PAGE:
As a developer, it is troubling to hear news of the fatal car crash involving Tesla’s autopilot program. A U.S federal agency had warned that Tesla was essentially using its customers as guinea pigs. This is unfortunately too familiar within the industry. Just two years ago, Uber was responsible for a fatal car crash as well, where investigators concluded negligence and narrow-mindedness led to the loss of a human life.
My startup is working on a self-driving prototype designed to solve the problem of so-called “edge cases,” or rather, any encounter that may escalate into a life or death situation. Edge cases are fundamentally errors of coding, where something as simple as the lack of light, or a signal loss can lead to a deadly error in computer vision (as was the case with Uber).
In reality, what we refer to as A.I. — Machine Learning, Deep Learning, Neural Networks— are convoluted levels of programming. Most AV developers work with the traditional fundamentals of the C+ Language, and thus build a routine in very traditional ways: how should it handle any and all possibilities of inputs, and when will it need to reform (or “learn”) newer ways of processing them?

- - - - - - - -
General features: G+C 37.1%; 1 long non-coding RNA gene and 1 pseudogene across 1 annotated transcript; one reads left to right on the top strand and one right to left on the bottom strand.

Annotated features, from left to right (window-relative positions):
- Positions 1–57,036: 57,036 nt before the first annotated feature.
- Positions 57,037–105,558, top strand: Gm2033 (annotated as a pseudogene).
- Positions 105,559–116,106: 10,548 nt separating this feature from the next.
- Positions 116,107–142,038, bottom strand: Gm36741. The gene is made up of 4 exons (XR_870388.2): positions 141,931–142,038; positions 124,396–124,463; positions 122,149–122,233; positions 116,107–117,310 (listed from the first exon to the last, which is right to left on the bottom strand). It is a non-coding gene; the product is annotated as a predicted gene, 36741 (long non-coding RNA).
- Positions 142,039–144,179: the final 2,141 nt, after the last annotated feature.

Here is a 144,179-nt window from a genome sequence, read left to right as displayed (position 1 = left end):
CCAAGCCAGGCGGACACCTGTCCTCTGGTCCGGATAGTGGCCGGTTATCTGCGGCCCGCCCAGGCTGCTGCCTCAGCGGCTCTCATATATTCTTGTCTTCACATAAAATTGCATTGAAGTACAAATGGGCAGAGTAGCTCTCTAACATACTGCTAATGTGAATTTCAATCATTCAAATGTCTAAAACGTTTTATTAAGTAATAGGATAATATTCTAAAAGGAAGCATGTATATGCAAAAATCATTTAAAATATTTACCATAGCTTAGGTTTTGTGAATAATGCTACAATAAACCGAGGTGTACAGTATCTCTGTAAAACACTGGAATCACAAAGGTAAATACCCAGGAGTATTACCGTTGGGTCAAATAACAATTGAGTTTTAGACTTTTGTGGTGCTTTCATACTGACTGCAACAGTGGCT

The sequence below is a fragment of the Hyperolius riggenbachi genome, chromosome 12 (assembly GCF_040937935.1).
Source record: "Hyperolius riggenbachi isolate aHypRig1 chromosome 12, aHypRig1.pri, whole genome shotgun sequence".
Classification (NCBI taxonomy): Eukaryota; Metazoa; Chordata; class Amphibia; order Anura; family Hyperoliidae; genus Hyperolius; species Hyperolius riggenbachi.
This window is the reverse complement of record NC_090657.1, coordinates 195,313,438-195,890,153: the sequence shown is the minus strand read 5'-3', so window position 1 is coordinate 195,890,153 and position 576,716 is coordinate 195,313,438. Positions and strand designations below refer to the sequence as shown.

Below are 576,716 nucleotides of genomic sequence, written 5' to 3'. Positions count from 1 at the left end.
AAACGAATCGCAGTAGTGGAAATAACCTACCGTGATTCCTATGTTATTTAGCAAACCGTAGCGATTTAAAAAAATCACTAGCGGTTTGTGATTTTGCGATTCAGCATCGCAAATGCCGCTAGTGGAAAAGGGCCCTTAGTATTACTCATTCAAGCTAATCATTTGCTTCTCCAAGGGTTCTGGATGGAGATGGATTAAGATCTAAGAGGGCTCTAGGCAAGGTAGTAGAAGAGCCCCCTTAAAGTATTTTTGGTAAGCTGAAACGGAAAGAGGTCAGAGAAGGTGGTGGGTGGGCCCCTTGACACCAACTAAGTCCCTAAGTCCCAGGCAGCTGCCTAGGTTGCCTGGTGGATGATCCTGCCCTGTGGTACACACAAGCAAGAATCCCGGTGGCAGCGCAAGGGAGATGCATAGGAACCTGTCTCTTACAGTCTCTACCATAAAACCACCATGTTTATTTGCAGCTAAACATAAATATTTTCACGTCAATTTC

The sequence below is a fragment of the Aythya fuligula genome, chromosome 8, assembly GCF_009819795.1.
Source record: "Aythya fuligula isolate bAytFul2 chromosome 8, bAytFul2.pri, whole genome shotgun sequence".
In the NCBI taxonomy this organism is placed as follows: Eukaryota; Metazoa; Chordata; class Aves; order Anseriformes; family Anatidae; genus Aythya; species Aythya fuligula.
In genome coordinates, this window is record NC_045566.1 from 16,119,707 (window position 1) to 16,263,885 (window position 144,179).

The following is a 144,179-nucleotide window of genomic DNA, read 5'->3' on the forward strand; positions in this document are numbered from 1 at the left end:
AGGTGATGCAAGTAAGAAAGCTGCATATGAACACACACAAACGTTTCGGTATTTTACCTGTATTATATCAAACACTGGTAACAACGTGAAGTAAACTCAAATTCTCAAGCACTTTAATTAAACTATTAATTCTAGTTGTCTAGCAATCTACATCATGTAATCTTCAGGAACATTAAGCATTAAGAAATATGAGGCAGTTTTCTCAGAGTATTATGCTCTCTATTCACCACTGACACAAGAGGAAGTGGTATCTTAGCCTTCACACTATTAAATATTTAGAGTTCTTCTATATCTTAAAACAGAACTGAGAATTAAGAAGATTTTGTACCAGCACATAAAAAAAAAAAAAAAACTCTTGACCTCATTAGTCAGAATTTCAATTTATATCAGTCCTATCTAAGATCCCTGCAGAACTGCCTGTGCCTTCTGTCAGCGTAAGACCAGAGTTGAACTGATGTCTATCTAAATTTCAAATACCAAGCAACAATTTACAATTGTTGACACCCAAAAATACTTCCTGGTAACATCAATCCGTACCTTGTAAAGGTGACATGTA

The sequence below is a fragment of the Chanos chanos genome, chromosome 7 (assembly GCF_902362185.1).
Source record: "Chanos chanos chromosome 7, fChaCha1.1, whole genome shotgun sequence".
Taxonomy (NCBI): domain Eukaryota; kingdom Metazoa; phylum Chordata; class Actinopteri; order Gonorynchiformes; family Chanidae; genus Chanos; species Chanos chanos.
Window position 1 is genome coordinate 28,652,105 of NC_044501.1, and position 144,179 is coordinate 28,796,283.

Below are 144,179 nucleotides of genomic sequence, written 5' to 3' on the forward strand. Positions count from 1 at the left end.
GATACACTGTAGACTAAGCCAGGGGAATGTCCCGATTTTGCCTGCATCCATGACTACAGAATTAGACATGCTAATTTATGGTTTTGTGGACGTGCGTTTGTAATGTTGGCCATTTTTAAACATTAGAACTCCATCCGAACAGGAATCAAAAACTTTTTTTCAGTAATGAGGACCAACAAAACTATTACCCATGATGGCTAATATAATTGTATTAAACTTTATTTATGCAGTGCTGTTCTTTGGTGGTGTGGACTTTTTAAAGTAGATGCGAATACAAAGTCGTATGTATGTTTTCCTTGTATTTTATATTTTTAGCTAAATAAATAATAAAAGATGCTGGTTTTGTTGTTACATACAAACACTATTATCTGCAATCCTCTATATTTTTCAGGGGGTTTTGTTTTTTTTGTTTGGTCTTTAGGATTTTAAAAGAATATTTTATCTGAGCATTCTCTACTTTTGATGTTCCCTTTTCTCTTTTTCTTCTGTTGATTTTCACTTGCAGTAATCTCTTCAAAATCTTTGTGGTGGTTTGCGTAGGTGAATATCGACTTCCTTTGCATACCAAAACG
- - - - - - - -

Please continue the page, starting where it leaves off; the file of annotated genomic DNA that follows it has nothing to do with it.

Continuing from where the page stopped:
In other words, self-driving cars cannot make choices, only humans can. What is branded as A.I. is in fact operating on the same pretense of a predetermined set of logical choices; each reflects the capacities and limitations of humans and their ever-increasing computing power.
Neither developers or consumers should live on faith that Artificial Intelligence is perfect, nor always better. We can however work with a strong rational: humans are limited because emotions tend to blur the line between rational and irrational choices. The art of A.I. must be to ensure that a computer program is not defined by the weaknesses, but the strengths of our imagination.